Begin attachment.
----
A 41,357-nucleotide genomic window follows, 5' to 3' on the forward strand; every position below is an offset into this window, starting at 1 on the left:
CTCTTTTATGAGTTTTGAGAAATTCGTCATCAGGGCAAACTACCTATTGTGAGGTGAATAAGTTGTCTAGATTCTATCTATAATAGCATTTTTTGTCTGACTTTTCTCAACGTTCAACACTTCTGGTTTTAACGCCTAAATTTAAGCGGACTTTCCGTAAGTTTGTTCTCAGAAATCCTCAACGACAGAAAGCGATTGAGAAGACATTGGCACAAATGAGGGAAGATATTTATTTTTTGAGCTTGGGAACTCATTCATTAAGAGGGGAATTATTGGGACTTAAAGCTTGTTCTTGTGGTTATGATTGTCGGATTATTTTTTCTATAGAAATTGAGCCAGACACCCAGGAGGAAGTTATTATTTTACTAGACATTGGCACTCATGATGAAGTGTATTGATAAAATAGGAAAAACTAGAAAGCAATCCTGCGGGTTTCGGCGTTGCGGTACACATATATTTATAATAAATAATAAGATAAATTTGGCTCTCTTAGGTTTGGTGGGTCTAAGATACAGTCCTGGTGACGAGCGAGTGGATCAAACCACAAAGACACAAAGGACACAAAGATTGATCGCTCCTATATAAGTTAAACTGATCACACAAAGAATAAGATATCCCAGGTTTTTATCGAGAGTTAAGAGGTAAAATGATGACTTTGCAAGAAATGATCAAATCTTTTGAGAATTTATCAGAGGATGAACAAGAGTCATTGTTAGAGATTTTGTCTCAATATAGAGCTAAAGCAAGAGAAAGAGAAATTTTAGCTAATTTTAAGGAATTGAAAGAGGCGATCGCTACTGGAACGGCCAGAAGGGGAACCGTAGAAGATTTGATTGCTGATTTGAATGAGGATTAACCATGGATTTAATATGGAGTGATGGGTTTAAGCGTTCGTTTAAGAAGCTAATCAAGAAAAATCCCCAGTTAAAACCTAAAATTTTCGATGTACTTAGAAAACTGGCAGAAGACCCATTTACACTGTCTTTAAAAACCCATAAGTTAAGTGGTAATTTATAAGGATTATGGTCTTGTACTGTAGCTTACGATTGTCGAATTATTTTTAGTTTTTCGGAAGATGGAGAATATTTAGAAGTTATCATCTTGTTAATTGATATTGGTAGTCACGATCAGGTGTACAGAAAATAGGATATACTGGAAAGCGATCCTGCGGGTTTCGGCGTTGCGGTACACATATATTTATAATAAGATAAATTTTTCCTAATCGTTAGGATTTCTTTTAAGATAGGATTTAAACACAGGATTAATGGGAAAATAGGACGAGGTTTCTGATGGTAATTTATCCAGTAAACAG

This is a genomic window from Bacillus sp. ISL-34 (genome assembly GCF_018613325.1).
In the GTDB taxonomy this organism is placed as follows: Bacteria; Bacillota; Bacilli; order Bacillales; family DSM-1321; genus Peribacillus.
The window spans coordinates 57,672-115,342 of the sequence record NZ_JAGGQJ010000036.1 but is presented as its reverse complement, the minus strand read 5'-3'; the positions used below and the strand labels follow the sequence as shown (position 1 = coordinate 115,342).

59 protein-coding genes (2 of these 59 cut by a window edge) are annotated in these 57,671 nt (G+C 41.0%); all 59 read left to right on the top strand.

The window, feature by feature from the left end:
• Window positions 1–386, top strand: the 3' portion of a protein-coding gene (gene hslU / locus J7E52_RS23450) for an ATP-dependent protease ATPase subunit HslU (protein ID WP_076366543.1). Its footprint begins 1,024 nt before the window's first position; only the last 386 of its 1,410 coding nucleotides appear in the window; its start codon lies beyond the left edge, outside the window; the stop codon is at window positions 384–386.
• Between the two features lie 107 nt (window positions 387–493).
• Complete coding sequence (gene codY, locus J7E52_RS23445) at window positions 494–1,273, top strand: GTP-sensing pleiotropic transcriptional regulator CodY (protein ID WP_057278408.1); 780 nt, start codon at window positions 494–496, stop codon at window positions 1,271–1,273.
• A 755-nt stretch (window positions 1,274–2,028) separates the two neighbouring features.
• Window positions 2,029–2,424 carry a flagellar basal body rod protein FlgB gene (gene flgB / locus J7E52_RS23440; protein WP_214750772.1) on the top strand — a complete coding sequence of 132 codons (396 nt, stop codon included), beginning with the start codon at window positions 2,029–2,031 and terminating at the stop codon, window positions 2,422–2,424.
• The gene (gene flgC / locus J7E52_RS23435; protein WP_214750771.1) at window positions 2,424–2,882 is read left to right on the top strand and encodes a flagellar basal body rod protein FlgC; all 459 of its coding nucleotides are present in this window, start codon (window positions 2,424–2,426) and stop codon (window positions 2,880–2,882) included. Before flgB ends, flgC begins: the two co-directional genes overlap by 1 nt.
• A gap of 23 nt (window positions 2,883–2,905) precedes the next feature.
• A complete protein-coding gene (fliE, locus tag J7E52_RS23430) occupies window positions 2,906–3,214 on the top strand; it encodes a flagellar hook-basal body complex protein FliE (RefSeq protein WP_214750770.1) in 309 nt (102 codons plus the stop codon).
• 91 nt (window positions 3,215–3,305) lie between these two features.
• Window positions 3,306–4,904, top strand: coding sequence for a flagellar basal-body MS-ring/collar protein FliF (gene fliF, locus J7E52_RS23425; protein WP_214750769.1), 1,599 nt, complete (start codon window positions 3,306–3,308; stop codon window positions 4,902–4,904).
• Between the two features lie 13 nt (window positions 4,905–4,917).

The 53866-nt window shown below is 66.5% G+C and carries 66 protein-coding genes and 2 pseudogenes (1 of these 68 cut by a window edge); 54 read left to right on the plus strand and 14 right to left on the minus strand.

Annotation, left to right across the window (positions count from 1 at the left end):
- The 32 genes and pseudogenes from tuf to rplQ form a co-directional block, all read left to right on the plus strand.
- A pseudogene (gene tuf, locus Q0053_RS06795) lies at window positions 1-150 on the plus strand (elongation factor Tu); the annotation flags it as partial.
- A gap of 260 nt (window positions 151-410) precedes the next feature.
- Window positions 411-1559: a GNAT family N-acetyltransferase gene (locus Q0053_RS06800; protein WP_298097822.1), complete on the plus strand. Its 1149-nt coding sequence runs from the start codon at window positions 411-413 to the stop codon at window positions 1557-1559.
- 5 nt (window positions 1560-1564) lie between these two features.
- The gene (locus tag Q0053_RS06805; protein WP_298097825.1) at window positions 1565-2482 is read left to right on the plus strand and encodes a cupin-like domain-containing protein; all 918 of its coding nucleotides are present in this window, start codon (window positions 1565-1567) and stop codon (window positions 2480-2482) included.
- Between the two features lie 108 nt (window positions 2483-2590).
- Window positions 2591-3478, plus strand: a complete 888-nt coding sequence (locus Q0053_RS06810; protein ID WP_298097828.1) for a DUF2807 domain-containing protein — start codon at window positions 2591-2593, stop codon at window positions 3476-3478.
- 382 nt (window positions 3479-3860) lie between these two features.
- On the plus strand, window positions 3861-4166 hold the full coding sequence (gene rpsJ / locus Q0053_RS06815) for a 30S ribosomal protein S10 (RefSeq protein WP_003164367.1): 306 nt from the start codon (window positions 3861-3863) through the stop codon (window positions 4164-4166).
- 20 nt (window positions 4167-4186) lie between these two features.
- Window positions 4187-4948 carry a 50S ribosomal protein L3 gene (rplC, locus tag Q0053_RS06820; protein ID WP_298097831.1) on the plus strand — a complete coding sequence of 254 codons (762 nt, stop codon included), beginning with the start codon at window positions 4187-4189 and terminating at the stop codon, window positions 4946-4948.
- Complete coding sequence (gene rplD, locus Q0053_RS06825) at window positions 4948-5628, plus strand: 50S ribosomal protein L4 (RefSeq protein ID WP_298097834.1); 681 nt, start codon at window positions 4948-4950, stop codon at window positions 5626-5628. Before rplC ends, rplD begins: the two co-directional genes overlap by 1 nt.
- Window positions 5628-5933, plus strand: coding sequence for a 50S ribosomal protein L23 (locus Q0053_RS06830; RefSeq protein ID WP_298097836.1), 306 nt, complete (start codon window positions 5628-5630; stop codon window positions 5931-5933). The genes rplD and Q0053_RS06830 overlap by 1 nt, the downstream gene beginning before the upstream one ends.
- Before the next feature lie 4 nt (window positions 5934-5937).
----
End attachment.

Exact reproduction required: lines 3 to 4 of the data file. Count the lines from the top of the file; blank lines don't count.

This is a genomic window from Bacillus sp. ISL-34 (genome assembly GCF_018613325.1).
In the GTDB taxonomy this organism is placed as follows: Bacteria; Bacillota; Bacilli; order Bacillales; family DSM-1321; genus Peribacillus.